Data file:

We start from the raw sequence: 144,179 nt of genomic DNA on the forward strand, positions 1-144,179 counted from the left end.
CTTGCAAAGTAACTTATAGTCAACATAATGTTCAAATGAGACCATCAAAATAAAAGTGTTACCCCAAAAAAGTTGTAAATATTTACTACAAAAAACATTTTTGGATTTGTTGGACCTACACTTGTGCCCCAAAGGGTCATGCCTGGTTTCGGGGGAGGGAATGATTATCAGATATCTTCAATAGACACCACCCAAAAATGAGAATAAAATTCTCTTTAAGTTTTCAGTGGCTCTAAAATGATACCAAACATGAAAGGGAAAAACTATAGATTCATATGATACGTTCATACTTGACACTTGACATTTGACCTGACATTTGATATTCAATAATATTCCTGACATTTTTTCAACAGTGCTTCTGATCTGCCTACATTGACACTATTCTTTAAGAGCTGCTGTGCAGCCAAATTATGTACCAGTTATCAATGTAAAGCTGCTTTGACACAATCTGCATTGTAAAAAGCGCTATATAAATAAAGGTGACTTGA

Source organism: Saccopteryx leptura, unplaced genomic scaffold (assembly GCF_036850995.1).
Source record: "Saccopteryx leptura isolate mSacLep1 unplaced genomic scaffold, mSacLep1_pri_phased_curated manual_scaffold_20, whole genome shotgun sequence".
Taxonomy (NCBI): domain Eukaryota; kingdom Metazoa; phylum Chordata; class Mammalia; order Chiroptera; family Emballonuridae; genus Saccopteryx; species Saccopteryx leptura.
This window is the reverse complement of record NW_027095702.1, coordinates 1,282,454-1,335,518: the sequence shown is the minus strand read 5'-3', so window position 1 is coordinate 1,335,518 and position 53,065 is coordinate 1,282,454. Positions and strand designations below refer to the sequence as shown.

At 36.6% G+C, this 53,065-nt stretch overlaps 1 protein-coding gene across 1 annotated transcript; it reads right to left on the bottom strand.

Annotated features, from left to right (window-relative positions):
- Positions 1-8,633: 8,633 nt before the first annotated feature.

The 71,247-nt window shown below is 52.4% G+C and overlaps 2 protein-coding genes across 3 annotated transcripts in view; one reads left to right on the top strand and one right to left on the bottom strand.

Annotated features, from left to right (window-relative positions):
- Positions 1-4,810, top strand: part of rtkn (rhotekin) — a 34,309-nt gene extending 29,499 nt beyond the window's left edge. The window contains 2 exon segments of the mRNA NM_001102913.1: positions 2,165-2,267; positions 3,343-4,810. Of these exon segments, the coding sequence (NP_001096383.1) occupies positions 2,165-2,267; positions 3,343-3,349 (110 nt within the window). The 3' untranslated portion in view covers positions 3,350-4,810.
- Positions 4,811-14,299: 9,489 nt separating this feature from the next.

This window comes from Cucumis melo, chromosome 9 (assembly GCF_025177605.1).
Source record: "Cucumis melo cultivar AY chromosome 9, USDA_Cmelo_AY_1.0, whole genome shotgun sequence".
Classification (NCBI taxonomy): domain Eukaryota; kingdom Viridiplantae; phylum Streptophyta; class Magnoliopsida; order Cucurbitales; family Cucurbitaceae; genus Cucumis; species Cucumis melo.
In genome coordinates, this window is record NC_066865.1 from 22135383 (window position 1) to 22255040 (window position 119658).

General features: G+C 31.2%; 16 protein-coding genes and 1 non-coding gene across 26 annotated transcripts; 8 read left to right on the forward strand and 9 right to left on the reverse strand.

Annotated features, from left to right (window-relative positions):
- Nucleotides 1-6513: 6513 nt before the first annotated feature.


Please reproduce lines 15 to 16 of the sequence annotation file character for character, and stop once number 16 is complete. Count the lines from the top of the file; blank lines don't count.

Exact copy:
Source record: "Cucumis melo cultivar AY chromosome 9, USDA_Cmelo_AY_1.0, whole genome shotgun sequence".
Classification (NCBI taxonomy): domain Eukaryota; kingdom Viridiplantae; phylum Streptophyta; class Magnoliopsida; order Cucurbitales; family Cucurbitaceae; genus Cucumis; species Cucumis melo.